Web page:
I would now enter a phase when I would stop watching series after series due to its depiction of homosexuality. And with the increasing depiction of homosexuality on TV, there became fewer and fewer TV series that I would watch and more and more times I would start to watch a TV series but then stop watching it due to its immorality, including its positive portray of homosexual sex.
A good example was the Sci-Fi series Torchwood (2006–2011). It was a spin-off of Doctor Who. The latter is still on TV after 50 years and is one of the few TV series I still watch. It introduced the character of Captain Jack Harkness (John Barroman). He is described by Wikipedia as a “Omnisexual character from the 51st Century.” Wikipedia says of Torchwood, “The series’ creator, Russell T Davies (who is gay), has described Torchwood as ‘a very bisexual series.’” It is thus a show created by a homosexual about bisexuals. And it was very sensual. I thus only watched parts of a couple of episodes, but that was it as I just could stomach the constant homosexual overtones. There are some homosexual hints on Doctor Who, but they are nowhere as overt as on Torchwood.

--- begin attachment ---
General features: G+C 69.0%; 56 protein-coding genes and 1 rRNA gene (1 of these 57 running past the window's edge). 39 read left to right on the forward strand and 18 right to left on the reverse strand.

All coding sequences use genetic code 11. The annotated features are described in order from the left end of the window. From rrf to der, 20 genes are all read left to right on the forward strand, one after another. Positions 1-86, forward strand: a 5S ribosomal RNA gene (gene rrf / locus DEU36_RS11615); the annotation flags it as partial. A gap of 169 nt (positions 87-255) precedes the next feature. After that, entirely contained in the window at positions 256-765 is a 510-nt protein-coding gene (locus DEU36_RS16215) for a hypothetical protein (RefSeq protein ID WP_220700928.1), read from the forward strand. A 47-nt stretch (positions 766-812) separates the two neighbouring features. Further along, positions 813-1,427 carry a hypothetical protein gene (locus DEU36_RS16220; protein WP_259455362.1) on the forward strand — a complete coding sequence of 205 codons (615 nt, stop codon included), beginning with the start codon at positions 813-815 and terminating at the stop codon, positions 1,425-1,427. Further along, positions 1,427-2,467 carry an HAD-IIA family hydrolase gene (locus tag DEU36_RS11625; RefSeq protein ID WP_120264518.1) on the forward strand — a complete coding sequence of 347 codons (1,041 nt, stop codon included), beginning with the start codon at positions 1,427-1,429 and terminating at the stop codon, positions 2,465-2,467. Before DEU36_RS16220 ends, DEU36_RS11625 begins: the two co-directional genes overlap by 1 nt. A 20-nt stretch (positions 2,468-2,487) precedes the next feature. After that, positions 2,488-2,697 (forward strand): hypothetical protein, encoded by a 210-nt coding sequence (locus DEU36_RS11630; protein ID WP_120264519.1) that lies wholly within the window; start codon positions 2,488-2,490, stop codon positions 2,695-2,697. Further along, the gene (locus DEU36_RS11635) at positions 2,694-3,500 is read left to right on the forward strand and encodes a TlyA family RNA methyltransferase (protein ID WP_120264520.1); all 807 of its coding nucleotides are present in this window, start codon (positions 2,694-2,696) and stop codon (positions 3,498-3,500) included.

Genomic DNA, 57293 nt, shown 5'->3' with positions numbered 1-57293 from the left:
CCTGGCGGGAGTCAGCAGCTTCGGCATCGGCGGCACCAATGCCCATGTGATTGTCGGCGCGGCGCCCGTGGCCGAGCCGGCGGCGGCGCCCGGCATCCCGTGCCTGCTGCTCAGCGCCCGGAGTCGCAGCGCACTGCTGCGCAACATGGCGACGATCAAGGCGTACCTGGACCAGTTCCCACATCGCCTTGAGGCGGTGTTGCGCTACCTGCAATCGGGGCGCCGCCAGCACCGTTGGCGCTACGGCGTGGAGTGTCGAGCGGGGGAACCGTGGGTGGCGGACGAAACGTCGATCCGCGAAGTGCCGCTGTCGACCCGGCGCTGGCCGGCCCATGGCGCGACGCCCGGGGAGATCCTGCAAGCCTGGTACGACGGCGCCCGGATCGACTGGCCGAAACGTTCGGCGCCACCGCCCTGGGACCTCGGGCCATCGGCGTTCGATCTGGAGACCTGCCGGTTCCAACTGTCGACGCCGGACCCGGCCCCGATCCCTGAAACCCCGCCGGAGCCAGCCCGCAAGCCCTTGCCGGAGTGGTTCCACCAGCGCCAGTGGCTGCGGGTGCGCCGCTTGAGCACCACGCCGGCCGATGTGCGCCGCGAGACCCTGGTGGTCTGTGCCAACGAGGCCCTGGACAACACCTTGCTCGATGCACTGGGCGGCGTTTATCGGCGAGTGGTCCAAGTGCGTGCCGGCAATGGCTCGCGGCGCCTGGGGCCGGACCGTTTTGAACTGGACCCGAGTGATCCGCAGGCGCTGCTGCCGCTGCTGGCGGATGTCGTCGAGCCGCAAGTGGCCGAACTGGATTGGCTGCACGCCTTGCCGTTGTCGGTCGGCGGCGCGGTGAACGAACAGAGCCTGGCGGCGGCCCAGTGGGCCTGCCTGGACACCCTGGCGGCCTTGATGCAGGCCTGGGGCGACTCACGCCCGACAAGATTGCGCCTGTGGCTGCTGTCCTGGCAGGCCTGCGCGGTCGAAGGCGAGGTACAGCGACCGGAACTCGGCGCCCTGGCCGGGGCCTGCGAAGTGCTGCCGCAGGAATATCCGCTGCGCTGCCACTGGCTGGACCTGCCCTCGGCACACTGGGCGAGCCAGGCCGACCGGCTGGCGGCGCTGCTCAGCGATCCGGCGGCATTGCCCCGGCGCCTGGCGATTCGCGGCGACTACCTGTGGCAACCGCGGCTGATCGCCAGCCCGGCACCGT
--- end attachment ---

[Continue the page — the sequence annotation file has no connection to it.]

Similar to Doctor Who would be Battlestar Galactica (December 2003 to March 20, 2009). There were homosexual characters, but only “Six” (a Cylon) was a regular character. She was in fact a very sensual character in general, but my love for Sci-Fi kept me watching despite that.